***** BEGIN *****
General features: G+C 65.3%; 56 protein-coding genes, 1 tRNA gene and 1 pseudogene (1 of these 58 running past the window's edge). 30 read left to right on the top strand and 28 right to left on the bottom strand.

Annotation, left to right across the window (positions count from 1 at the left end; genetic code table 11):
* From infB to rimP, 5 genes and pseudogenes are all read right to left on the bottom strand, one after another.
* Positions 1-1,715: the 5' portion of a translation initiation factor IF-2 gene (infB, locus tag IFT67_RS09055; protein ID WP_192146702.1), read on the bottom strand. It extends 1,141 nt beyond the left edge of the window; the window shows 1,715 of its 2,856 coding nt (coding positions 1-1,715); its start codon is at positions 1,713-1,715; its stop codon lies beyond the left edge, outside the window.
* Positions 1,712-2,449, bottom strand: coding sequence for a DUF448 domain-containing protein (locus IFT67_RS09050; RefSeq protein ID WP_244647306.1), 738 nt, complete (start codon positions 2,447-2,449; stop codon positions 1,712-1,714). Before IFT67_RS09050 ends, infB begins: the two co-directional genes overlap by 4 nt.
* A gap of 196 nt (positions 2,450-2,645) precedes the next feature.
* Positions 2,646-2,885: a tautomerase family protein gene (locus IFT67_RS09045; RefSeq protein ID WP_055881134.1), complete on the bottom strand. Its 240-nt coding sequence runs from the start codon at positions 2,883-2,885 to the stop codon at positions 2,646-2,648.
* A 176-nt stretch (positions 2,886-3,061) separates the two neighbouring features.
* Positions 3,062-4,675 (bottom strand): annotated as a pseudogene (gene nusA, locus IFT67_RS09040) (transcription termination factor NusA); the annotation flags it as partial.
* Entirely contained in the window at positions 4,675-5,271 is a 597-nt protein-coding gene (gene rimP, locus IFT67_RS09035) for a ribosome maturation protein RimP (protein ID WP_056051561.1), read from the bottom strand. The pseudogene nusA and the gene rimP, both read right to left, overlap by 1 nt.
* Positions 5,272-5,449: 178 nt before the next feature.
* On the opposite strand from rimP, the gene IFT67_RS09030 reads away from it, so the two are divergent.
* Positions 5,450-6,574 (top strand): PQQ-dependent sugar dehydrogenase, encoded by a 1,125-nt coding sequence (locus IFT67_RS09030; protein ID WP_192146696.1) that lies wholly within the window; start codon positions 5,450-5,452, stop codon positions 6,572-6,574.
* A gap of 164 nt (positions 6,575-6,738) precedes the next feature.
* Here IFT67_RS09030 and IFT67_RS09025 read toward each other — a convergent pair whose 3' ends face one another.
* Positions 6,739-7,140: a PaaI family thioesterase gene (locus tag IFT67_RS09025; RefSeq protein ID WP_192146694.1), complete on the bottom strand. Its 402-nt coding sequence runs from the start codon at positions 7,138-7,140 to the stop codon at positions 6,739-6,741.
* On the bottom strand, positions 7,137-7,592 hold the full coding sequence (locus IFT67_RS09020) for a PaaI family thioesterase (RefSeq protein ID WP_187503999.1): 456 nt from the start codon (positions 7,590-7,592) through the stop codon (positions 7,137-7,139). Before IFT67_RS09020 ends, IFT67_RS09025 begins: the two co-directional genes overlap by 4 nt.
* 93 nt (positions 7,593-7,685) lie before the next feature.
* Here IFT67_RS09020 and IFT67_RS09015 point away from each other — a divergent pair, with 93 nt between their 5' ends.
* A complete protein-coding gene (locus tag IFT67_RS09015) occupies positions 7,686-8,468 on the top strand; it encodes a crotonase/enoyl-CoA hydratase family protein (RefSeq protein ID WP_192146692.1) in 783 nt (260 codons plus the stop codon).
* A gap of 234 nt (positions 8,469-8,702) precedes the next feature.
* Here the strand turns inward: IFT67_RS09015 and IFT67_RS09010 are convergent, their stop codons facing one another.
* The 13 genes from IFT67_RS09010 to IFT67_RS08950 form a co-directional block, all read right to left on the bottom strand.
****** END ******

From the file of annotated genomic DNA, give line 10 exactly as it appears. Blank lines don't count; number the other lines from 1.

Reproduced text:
* Entirely contained in the window at positions 4,675-5,271 is a 597-nt protein-coding gene (gene rimP, locus IFT67_RS09035) for a ribosome maturation protein RimP (protein ID WP_056051561.1), read from the bottom strand. The pseudogene nusA and the gene rimP, both read right to left, overlap by 1 nt.